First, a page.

There’s a lot to be said about the mind-body connection in learning. I recently took a workshop called “Embodied Shakespeare.” It was for actors and people like me who like to learn new ways to discover meaning in Shakespearean text.
What the teacher, a Shakespearean actor and director, had us do was to “walk” the iambic pentameter: We walked, text in hand, reading it aloud. Whenever we “walked into” a comma, semicolon, or colon, we changed direction. Whenever we “walked into” a period or other end punctuation, we stopped.
The purpose of this exercise was to connect the body to the meaning of the word groupings–contours of the text–as signalled by punctuation. It imbues the punctuation with real meaning, making you conscious of how punctuation guides meaning.
Children and teenagers have difficulty understanding how to use punctuation–how punctuation affects meaning. This deficiency is obvious in writing, but it also affects reading comprehension: If you don’t pause or stop as the author intends, you aren’t grouping the words as intended to make meaning.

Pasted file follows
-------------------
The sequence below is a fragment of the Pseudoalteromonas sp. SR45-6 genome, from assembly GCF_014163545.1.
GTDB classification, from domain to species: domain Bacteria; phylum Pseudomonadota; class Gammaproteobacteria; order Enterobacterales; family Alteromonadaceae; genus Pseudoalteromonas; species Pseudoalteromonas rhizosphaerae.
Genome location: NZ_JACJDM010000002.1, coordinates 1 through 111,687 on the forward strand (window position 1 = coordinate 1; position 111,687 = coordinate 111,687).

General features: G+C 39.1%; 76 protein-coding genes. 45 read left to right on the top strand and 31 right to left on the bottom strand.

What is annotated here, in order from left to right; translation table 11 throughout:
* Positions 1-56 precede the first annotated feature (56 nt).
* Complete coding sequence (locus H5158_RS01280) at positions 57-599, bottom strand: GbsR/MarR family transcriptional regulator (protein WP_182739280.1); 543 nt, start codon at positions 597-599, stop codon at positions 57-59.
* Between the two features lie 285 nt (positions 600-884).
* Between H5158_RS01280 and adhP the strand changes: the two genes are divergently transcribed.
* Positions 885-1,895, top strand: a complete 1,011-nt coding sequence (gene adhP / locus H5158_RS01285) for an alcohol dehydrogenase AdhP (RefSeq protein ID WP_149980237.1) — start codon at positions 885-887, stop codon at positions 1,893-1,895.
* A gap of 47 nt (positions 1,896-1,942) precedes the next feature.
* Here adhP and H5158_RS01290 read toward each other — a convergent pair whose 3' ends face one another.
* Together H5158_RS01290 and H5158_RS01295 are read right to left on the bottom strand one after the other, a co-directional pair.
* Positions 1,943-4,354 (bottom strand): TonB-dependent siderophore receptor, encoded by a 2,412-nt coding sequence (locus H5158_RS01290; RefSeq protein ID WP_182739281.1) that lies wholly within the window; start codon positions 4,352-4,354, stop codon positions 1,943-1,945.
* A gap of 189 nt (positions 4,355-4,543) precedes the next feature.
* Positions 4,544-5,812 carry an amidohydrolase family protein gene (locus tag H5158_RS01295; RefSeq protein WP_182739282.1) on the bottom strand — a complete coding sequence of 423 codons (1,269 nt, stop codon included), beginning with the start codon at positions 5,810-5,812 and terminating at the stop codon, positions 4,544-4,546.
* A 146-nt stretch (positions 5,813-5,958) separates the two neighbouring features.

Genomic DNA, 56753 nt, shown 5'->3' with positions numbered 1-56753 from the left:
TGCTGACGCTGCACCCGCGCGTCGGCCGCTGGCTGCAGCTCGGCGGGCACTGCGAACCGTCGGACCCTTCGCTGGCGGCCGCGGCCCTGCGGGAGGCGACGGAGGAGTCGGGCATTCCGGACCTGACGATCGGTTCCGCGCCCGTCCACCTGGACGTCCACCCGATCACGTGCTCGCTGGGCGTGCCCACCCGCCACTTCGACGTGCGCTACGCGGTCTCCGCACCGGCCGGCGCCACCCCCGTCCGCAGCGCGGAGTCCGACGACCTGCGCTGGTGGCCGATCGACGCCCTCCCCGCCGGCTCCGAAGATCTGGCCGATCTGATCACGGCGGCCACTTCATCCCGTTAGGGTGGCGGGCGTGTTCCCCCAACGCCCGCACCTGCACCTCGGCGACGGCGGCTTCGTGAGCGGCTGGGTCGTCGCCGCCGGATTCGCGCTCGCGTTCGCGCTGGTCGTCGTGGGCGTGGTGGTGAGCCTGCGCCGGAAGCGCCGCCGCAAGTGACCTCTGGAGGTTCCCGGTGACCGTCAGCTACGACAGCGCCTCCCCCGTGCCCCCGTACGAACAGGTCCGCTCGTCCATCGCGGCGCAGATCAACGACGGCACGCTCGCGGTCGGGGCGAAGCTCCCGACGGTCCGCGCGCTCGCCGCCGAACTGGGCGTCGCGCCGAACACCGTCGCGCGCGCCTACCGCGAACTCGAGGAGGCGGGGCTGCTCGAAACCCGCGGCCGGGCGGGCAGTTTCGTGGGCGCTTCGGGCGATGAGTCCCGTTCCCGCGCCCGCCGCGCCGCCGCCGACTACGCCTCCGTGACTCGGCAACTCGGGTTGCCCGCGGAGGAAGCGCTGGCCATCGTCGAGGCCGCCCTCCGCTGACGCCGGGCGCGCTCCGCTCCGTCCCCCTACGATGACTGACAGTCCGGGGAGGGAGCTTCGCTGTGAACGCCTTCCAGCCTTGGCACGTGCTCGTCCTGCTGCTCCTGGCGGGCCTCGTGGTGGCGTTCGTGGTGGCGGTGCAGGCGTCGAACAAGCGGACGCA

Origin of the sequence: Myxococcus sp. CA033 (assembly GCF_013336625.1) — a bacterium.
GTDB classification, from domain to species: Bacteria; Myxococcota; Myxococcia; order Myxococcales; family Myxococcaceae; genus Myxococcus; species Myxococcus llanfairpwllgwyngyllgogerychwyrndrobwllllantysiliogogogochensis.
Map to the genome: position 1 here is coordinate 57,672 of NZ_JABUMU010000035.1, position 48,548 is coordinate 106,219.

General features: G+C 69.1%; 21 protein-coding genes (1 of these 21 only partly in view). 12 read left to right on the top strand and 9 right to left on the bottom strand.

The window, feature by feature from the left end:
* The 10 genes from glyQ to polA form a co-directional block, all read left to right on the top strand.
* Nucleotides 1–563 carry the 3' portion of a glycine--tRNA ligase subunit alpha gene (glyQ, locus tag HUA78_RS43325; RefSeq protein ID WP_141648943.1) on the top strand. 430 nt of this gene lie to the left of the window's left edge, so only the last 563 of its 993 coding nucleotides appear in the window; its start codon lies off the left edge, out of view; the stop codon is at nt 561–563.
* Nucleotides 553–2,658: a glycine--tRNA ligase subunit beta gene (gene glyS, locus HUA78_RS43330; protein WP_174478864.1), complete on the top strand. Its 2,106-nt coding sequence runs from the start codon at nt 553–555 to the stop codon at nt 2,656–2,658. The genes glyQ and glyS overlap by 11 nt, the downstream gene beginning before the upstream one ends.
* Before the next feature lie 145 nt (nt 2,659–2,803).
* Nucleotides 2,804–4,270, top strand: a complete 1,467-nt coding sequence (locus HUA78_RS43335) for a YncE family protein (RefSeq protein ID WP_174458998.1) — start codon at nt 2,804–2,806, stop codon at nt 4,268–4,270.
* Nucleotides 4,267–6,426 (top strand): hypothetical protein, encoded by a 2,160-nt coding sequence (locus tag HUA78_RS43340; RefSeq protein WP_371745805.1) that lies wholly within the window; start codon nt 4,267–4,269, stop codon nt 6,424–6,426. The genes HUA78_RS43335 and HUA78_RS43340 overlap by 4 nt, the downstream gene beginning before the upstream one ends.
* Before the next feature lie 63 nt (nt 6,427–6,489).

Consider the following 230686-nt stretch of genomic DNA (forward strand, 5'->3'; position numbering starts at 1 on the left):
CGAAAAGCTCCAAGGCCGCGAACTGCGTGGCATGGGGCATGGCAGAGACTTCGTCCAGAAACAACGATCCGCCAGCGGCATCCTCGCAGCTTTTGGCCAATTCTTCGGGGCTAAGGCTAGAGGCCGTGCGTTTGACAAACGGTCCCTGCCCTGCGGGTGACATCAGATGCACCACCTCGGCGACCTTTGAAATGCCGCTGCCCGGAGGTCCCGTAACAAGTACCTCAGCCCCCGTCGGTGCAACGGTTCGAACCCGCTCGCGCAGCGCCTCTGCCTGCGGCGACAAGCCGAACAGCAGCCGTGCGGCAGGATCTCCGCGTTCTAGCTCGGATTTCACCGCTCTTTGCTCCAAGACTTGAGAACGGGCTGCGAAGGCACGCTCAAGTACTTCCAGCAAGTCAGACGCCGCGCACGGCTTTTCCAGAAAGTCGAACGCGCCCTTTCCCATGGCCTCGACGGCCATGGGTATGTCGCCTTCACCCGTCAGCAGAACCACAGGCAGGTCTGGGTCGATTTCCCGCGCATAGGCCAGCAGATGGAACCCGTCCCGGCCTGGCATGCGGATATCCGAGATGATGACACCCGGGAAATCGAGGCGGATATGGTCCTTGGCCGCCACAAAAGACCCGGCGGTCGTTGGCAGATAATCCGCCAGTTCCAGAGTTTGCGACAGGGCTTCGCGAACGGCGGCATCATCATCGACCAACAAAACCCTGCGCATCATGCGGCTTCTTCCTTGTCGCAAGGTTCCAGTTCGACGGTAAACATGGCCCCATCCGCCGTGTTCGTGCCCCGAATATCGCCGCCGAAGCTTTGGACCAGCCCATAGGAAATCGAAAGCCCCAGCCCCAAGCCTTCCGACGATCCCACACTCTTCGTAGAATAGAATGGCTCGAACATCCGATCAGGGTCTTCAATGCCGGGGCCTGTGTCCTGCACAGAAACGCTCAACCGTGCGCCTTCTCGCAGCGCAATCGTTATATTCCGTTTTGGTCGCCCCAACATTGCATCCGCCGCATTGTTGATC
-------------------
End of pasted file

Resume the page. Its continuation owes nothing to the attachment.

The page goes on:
So I’ve been thinking how this mind-body connection can work in a classroom. It would not be practical to have students walking the room (although they might be able to do this in a gym). But they could move their open hands in a circular motion in front of them as they read aloud in unison, change direction when they reach a comma, close their hands and stop for a moment when they reach a period, clap when they reach an exclamation point, shrug with their hands when they reach a question mark.
The rationale behind this crazy idea is that poor readers and writers have an undeveloped sense of the cadence and contours of written text. They run right over punctuation marks when they read, and fail to give the reader the signposts of punctuation when they write. I’m thinking that, especially for kinesthetic and rhythmic learnings, this “embodied punctuation” idea may help.